How to Blind Bake a Pie Crust (Because You Probably Should)

How to Blind Bake a Pie Crust (Because You Probably Should)

Baking a pie or tart is theoretically simple—filling goes in the crust, bake, and eat. But the devil is in the details, as they say, and one part of the fine print is blind baking. In order to prevent a gummy, soggy crust from plaguing your pie’s undercarriage, you’ll need to master this technique. Luckily, it’s pretty easy. Don’t let doughy pies mar your cottagecore lifestyle any longer: Follow these steps to blind bake your pie crust.

What is blind baking?

Blind baking is baking the crust before you fill it. You should do this with store bought or homemade pie dough, with most single-crust pies (like pumpkin or coconut custard), and absolutely with no-bake pie fillings. Again, it sounds easy, but you can’t just chuck the pie dish in the oven without a plan. Pie crusts are full of saturated fat, and are something of a gluten network from all the mixing and rolling. Once the crust hits the heat of the oven, it’ll shrink, slide down the sides, and puff in the center. You need something to keep it in shape until it sets and can stand on its own. That’s where pie weights come in.

Pie weights are any object that is heat-safe, food-safe, heavy enough to weigh down the crust’s desire to move, and their shape can naturally adjust to fill the shape of the pie crust. Ceramic pie weights are little balls that can do the trick, and they’re infinitely reusable. Unfortunately, you need enough of them to fill the pie crust up to the lip, and usually they’re sold in small amounts. You can buy them online or in a kitchen supply store, but they can be costly and potentially hard to find.

For the sometimes-baker, those of us who just don’t feel like dropping $US15 on pie weights, and folks in a pie pinch, you have cheaper options that might just be in your pantry already: Try dry beans, rice, or sugar.

How to blind bake a crust

1. Chill the raw crust

You can blind bake a pie crust whether you’ve made it from scratch or grabbed it from the freezer section of the grocery store. First, if you’re rolling out your own crust, fit it into a pie plate and trim it. Crimp the edge now, because you won’t get a chance to do it after blind baking. Pop it in the fridge or freezer to firm up the fats—this takes about 15 minutes. Starting cold means the saturated fats are solid, and this makes it easier to fill with pie weights without poking a hole through your crust. Preheat your oven to 400°F while you’re “weight-ing.” (It’s been a while since I’ve made any culinary puns. Give me this.)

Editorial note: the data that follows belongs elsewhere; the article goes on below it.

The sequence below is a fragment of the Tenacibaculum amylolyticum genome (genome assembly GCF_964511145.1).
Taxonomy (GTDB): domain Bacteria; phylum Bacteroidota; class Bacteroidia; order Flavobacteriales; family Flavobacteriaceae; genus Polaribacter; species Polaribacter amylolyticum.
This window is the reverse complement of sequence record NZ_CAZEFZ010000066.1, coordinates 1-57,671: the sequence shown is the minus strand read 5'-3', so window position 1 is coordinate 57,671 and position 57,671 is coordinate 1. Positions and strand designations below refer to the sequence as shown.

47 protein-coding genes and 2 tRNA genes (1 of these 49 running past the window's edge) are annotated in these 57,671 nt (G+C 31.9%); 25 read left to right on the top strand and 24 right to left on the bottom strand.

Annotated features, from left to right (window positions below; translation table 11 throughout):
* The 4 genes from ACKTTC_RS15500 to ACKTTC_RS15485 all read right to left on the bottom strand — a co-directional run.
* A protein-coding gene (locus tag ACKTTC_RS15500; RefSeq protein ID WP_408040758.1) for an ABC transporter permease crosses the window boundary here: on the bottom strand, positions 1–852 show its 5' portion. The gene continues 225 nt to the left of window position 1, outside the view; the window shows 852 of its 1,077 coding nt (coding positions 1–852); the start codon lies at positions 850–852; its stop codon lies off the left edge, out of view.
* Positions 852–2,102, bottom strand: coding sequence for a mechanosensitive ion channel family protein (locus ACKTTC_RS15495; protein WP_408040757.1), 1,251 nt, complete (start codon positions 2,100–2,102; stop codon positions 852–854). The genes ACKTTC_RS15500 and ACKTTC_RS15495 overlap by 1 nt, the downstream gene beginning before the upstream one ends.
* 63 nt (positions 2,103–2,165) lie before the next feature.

2. Line the crust and weigh it down

Load the parchment paper liner with pie weights before baking.
Photo: Allie Chanthorn Reinmann

If you’re using a frozen crust you can start at this step. Take the cold crust out of the fridge or freezer. Line the crust with a non-stick, heat-safe liner. I prefer parchment paper, but you can use one very large coffee filter or a few shingled coffee filters (keep in mind it’s hard to take out the weights with that one.) Some folks like aluminum foil, but I’m not a fan. It likes to keep its own wrinkles when you press it into the crust, and those points often dig in during baking. Furthermore, I’ve had pie dough stick to aluminum foil after blind baking, and that’s just unacceptable.

If you’re using parchment paper, tear off a piece that’s about four inches longer than the diameter of the pie dish and crumple it up into a small ball. Then un-crumpled it. The tiny bends and folds will allow the paper to conform to the curves of the pie shell so it fits snug instead of poking into the pastry. Fill the liner with your weights of choice. Make sure you have enough to fill the pie shell all the way up to the top. This prevents any shrinking or sagging.

3. Blind bake it

Bake the pie crust for 20-30 minutes in the 400°F oven, or until you see the exposed edges are beginning to brown. If you can’t see, just lift the edge of the parchment a little to check how it’s going. Carefully remove the pie and lift the edges of the liner with the weights inside. The crust should be lightly browned along the top edge, set, and dry along the sides and bottom. If the center looks greasy or if it’s doughy when you press it, the crust needs more time. The timing will depend on the type of weights you used and your pie crust’s thickness. If needed, lift the liner and pie weights back into the crust. Return the pie shell to the oven and check again in five to 10 minutes.

The crust should be lightly browned along the edge, and dry throughout the sides and center.
Photo: Allie Chanthorn Reinmann

Once the crust is sufficiently blind baked, take out the weights and liner. Depending on whether your pie has a no-bake filling or not, you can further bake the crust to brown the interior. This will take five to 10 minutes of additional baking. Be sure to keep a close eye on it. Cool the crust on a wire rack, and fill it with pie stuff, silly. If you like to plan ahead, you can wrap the crust and keep it stored in the fridge, or at room temperature, for a couple days. Or really plan ahead and freeze it for up to six months.

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